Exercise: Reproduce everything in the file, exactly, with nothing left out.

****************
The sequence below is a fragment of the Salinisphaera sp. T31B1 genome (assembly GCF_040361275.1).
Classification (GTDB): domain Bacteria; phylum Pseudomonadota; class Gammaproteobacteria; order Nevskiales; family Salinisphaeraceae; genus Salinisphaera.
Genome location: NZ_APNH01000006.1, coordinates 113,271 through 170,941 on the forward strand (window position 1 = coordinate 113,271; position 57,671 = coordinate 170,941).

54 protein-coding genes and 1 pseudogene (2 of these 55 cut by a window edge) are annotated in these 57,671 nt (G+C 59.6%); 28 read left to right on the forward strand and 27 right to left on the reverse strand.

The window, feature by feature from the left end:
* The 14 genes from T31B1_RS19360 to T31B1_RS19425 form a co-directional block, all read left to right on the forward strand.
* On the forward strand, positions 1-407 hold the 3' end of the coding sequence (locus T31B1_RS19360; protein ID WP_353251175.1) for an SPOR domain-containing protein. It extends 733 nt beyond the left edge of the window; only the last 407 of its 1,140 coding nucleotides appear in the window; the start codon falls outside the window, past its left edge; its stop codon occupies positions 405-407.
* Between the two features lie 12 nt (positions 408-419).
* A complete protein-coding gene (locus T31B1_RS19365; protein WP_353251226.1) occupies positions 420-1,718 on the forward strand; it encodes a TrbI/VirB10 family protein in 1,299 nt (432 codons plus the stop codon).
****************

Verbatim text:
The sequence below is a fragment of the Salinisphaera sp. T31B1 genome (assembly GCF_040361275.1).
Classification (GTDB): domain Bacteria; phylum Pseudomonadota; class Gammaproteobacteria; order Nevskiales; family Salinisphaeraceae; genus Salinisphaera.
Genome location: NZ_APNH01000006.1, coordinates 113,271 through 170,941 on the forward strand (window position 1 = coordinate 113,271; position 57,671 = coordinate 170,941).

54 protein-coding genes and 1 pseudogene (2 of these 55 cut by a window edge) are annotated in these 57,671 nt (G+C 59.6%); 28 read left to right on the forward strand and 27 right to left on the reverse strand.

The window, feature by feature from the left end:
* The 14 genes from T31B1_RS19360 to T31B1_RS19425 form a co-directional block, all read left to right on the forward strand.
* On the forward strand, positions 1-407 hold the 3' end of the coding sequence (locus T31B1_RS19360; protein ID WP_353251175.1) for an SPOR domain-containing protein. It extends 733 nt beyond the left edge of the window; only the last 407 of its 1,140 coding nucleotides appear in the window; the start codon falls outside the window, past its left edge; its stop codon occupies positions 405-407.
* Between the two features lie 12 nt (positions 408-419).
* A complete protein-coding gene (locus T31B1_RS19365; protein WP_353251226.1) occupies positions 420-1,718 on the forward strand; it encodes a TrbI/VirB10 family protein in 1,299 nt (432 codons plus the stop codon).